The Thai Tourism and Sports Minister confirmed that the 300-baht ‘land entry fee’ on all foreign tourists visiting the country would be eventually implemented, stressing that it would be used for tourists’ insurance and an emergency fund for those traveling in the country.
Minister Phiphat Ratchakitprakarn told the Associated Press today, February 23rd, that the fee collection plan was still planned to be put into effect as it was a resolution that was issued long before his era. TPN media notes that the proposal for the entry fee has been hotly disputed on social media and by the tourism and hospitality industry.
Phiphat clarified that the money would be, according to him, used to buy insurance for travelers who visited Thailand, provide emergency services, and the remaining fee would be used as a fund for the tourism development, chaired by the Permanent Secretary. He also insisted that the collection process would be transparent and accountable to the public and not go into anyone’s “pocket”.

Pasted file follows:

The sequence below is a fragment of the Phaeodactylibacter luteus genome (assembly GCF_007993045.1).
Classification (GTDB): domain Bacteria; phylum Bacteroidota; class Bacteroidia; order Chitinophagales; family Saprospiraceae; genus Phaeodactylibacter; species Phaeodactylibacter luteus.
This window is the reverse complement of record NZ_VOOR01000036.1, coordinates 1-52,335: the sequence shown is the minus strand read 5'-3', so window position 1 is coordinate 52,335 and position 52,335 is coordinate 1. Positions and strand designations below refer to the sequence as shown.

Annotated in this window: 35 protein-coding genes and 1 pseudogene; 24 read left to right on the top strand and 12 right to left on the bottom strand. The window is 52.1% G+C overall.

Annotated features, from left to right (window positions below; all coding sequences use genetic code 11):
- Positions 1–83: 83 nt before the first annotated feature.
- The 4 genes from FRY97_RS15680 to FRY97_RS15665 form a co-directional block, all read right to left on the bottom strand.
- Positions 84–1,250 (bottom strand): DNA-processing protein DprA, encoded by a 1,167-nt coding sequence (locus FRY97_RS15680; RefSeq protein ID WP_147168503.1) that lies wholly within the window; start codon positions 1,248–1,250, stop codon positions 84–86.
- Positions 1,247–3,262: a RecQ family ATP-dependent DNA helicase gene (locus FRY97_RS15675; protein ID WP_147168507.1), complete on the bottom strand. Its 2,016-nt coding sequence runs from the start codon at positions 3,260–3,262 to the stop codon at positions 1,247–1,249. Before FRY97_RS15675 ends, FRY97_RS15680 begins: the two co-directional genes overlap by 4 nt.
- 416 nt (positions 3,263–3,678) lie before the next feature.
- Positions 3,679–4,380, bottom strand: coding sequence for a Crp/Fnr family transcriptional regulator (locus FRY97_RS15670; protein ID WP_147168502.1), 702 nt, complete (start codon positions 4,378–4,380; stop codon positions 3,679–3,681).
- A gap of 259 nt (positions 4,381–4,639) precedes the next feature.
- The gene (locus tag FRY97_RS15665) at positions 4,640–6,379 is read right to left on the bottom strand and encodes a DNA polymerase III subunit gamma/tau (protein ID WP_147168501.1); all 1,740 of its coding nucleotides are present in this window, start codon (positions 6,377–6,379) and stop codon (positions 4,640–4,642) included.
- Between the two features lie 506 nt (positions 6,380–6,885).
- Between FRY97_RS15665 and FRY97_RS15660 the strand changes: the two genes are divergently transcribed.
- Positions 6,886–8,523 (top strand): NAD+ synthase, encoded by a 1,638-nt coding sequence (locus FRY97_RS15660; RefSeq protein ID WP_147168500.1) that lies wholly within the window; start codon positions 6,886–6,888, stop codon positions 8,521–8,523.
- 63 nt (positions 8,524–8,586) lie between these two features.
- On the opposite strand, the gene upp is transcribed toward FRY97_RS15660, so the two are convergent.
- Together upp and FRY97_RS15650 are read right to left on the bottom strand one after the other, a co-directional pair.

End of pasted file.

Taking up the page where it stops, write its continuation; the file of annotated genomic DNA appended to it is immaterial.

The Minister revealed that the idea of a land entry fee was firstly raised into discussion following the 2015 explosion at the Erawan Shrine in Bangkok, in which many foreign tourists were also injured. At the moment, the Bureau of the Budget had allocated some of its budget for the treatment of foreigners.
However, the Bureau said they could not allocate the budget in 2019 and said that the Tourism Ministry should collect money from the tourists and use the funds as a treatment fund in case of an emergency. Therefore, the land entry fee proposal was introduced and discussed at the cabinet meeting in the same year.
The Tourism Minister did not, however, state the exact date the fee would take effect, which will likely be included with a plane ticket.
For the previous coverage, you can find them here:
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